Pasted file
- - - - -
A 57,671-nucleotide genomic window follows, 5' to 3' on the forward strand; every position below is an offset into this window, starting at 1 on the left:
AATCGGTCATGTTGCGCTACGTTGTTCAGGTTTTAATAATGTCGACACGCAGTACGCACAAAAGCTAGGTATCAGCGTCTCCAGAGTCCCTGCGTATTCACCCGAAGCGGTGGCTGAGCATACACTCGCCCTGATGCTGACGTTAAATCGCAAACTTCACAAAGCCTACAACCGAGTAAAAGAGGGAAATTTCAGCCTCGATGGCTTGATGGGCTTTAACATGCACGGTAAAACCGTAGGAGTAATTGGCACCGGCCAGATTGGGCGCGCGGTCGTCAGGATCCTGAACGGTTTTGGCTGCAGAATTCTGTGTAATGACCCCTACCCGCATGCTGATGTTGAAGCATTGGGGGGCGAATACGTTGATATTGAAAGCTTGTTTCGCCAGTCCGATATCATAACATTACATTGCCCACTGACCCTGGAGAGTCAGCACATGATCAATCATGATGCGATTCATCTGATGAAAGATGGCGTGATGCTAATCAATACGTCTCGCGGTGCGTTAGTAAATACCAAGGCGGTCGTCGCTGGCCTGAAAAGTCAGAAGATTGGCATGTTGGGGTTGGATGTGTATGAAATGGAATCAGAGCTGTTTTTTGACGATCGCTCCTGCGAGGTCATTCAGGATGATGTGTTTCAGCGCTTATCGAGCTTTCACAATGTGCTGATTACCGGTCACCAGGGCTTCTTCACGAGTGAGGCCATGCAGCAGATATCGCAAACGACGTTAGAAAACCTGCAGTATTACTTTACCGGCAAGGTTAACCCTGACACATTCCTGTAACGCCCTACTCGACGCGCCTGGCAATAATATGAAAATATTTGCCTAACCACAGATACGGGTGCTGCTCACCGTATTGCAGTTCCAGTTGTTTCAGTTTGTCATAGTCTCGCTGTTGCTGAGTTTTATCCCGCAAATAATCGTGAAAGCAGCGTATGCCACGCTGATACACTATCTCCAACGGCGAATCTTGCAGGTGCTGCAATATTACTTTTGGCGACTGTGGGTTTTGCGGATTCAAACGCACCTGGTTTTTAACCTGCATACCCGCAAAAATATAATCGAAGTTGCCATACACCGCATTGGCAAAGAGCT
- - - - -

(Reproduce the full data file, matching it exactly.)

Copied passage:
A 57,671-nucleotide genomic window follows, 5' to 3' on the forward strand; every position below is an offset into this window, starting at 1 on the left:
AATCGGTCATGTTGCGCTACGTTGTTCAGGTTTTAATAATGTCGACACGCAGTACGCACAAAAGCTAGGTATCAGCGTCTCCAGAGTCCCTGCGTATTCACCCGAAGCGGTGGCTGAGCATACACTCGCCCTGATGCTGACGTTAAATCGCAAACTTCACAAAGCCTACAACCGAGTAAAAGAGGGAAATTTCAGCCTCGATGGCTTGATGGGCTTTAACATGCACGGTAAAACCGTAGGAGTAATTGGCACCGGCCAGATTGGGCGCGCGGTCGTCAGGATCCTGAACGGTTTTGGCTGCAGAATTCTGTGTAATGACCCCTACCCGCATGCTGATGTTGAAGCATTGGGGGGCGAATACGTTGATATTGAAAGCTTGTTTCGCCAGTCCGATATCATAACATTACATTGCCCACTGACCCTGGAGAGTCAGCACATGATCAATCATGATGCGATTCATCTGATGAAAGATGGCGTGATGCTAATCAATACGTCTCGCGGTGCGTTAGTAAATACCAAGGCGGTCGTCGCTGGCCTGAAAAGTCAGAAGATTGGCATGTTGGGGTTGGATGTGTATGAAATGGAATCAGAGCTGTTTTTTGACGATCGCTCCTGCGAGGTCATTCAGGATGATGTGTTTCAGCGCTTATCGAGCTTTCACAATGTGCTGATTACCGGTCACCAGGGCTTCTTCACGAGTGAGGCCATGCAGCAGATATCGCAAACGACGTTAGAAAACCTGCAGTATTACTTTACCGGCAAGGTTAACCCTGACACATTCCTGTAACGCCCTACTCGACGCGCCTGGCAATAATATGAAAATATTTGCCTAACCACAGATACGGGTGCTGCTCACCGTATTGCAGTTCCAGTTGTTTCAGTTTGTCATAGTCTCGCTGTTGCTGAGTTTTATCCCGCAAATAATCGTGAAAGCAGCGTATGCCACGCTGATACACTATCTCCAACGGCGAATCTTGCAGGTGCTGCAATATTACTTTTGGCGACTGTGGGTTTTGCGGATTCAAACGCACCTGGTTTTTAACCTGCATACCCGCAAAAATATAATCGAAGTTGCCATACACCGCATTGGCAAAGAGCT